Saturday, August 12, 2017

August 12th

Diana Ross and the Supremes lip-sync their latest hit "Reflections" on "American Bandstand.  
(Check out this incredible live version!)

The Jimi Hendrix Experience performed at The Ambassador Theatre in Washington, DC. 

The Monkees concert at Municipal Auditorium in Mobile, AL, is recorded for possible future release.  It won't see the light of day until Rhino Records takes over The Monkees catalog twenty years later.

Here in Chicago, Paul Revere and the Raiders perform at The International Amphitheater.

After the Grass Roots regrouped in early 1967 with a new lineup -- lead guitarist Creed Bratton, rhythm guitarist / keyboard player Warren Entner, bassist and lead singer Rob Grill, and drummer Rick Coonce -- they sent two songs into the top 30 on the Dunhill label in rapid succession. The first of those was "Let's Live for Today," soon followed by "Things I Should Have Said," which made its debut on the Billboard Hot 100 on August 12, 1967. The song was written by P.F. Sloan and Steve Barri, who produced the recording session. Both songs were included on the "Let's Live for Today" album, and Dunhill Records dispatched the band on a concert tour as soon as the album was complete. "Everything happened so quickly, I hadn't even checked out of college -- I just left. I was barely 19. It was just a roller coaster ride from then on," Rick Coonce told authors Marti Smiley Childs and Jeff March for their book "Where Have All the Pop Stars Gone? Volume 2" ( ). Folk-rock-flavored "Things I Should Have Said" peaked at No. 23 on the Hot 100 and remained on the chart for eight weeks.

Friday, August 11, 2017

August 11th

Summer reruns means no new episodes of "The Ed Sullivan Show" or "Hollywood Palace" this month.  However the ABC Summer Replacement Series "Picadilly Palace", hosted by Great Britain's comedy team of Morecome and Wise, presented both Gene Pitney and Eric Burdon and the Animals this week as their musical entertainment.  

Pirate radio airplay of "Pleasant Valley Sunday" in London forces RCA to release it as a single ahead of plans.  There are advance orders of over 150,000 copies before the record has even been pressed.  (It is already a HUGE hit here in The States.)

The Cryan' Shames now top BOTH of our local charts on the 50,000 Mega-Watts AM Powerhouse radio stations WLS and WCFL.  (I can't even begin to describe to you just how BIG this record was here in Chicago.)

Thursday, August 10, 2017

August 10th

Lower chart action this week sees "Come Back When You Grow Up" by Bobby Vee jump 17 places from #59 to #42, "The World We Knew" by Frank Sinatra up 22 spots from #67 to #45, "San Franciscan Nights" by Eric Burdon and the Animals up 24 places from #77 to #54, "Apples Peaches Pumpkin Pie" by Jay and the Techniques up to #57 from #74, "The Windows Of The World" by Dionne Warwick moves up a dozen spots from #72 to #60 and "Ha Ha Said The Clown" by The Yardbirds is up 21 spots from #88 to #67.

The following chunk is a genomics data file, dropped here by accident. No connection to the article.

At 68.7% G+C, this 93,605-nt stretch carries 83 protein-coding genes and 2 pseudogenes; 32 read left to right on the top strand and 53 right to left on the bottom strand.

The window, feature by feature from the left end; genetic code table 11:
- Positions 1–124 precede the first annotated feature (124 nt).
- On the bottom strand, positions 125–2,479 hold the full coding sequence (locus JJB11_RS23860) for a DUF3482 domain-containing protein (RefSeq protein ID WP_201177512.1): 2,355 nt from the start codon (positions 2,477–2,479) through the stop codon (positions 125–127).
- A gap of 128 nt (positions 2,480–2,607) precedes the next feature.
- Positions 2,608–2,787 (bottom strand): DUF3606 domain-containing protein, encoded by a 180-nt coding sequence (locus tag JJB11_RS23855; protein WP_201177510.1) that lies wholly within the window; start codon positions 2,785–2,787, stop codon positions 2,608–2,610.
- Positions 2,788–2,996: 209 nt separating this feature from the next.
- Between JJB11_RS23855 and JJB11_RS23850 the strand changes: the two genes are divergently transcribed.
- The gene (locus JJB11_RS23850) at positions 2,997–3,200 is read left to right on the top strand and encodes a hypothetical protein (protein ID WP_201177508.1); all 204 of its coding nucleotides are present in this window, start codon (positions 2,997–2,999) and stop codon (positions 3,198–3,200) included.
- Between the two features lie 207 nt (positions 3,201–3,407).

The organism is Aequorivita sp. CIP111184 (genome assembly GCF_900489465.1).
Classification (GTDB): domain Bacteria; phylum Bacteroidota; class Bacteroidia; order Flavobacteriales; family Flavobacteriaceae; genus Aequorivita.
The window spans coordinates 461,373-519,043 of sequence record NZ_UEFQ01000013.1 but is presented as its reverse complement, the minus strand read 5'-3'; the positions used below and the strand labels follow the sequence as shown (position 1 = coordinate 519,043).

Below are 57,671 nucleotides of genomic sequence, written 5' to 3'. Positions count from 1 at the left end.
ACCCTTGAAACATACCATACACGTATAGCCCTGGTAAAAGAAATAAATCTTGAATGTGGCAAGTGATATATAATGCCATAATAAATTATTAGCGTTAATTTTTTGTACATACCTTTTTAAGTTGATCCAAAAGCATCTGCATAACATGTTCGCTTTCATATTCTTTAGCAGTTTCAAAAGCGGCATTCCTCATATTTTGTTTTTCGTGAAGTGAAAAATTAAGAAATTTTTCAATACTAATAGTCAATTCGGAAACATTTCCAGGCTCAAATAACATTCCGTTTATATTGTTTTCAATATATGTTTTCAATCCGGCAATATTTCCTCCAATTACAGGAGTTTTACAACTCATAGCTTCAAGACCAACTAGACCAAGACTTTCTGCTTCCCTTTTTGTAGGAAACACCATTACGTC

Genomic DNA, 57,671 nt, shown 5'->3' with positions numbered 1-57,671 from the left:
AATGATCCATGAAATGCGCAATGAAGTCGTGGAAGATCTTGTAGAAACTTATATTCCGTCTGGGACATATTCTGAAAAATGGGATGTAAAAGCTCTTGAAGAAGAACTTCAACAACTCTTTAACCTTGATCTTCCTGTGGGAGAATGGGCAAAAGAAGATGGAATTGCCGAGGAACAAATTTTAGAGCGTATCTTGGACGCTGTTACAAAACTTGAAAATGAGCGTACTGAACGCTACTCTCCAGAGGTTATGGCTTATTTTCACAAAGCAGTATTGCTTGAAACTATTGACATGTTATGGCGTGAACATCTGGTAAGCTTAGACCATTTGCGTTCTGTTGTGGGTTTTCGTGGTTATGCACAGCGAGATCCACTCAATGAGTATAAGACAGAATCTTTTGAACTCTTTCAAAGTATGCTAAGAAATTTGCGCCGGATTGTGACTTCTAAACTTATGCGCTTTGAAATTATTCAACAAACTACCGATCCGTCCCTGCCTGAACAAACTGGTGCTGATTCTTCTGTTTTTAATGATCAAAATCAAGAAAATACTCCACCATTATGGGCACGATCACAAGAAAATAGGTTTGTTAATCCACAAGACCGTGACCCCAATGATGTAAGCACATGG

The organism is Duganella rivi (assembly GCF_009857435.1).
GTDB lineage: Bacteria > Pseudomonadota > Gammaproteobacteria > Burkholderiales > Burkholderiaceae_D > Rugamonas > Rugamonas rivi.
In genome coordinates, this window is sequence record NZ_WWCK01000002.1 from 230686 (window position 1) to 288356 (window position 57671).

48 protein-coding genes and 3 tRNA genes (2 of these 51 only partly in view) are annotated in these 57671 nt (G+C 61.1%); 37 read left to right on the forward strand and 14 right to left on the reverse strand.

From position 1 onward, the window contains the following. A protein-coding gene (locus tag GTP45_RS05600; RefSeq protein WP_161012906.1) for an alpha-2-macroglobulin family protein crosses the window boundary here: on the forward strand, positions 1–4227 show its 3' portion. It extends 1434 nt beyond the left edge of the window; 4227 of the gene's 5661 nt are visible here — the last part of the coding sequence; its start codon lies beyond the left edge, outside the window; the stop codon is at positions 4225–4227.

Jackie Wilson's looks to have a HUGE comeback record on his hands as "Higher And Higher" jumps from #99 to #70 and folks evidently aren't tired of hearing "Groovin'" yet as the Booker T. and the MG's instrumental version climbs from #86 to #71.  The Dave Clark Five are back on the chart this week, too, as their latest, "A Little Bit Now" climbs from #96 to #73. 

The Monkees perform at The Sam Houston Coliseum in Houston, TX.  Earlier that day Michael Nesmith did an interview with The Houston Chronicle and made the comment "People say that 20 years from now these kids won't even remember what The Monkees were."  As the group celebrated it's 50TH ANNIVERSARY last year (with sold out shows and the release of a brand new, best-selling album), I'd have to say EVERYBODY (including the members of the band themselves) misjudged the life-long appeal that this quirky little made-for-TV band would have on every generation to come! 

On August 10, 1967, Sam and Dave recorded what would become their signature song, the celebratory "Soul Man." Another Isaac Hayes and David Porter composition, it was inspired by the hand-lettered "soul" and "soul brother" signs that black business owners posted on their storefronts to protect their property from destruction during the July, 1967, Detroit riots in which 43 people were killed, more than 400 others were injured, and 2,500 businesses were looted or incinerated. The song helped to affix the term "soul" as synonymous with black identity and pride.
-- Jeff March and Marti Smiley Childs

Wednesday, August 9, 2017

August 9th

A couple of 1967 classics premier on the chart this week … "Reflections" by the now newly re-named Diana Ross and the Supremes debuts at #50 (a touch of Psychedelic Motown???  Gotta keep with the trends, I guess!), "You Know What I Mean" by The Turtles (I love it, Howard Kaylan hates it!) debuts at #62, "Things I Should Have Said" premiers at #76 for The Grass Roots and one of the biggest hits of the decade, "The Letter" by The Box Tops bows at #82.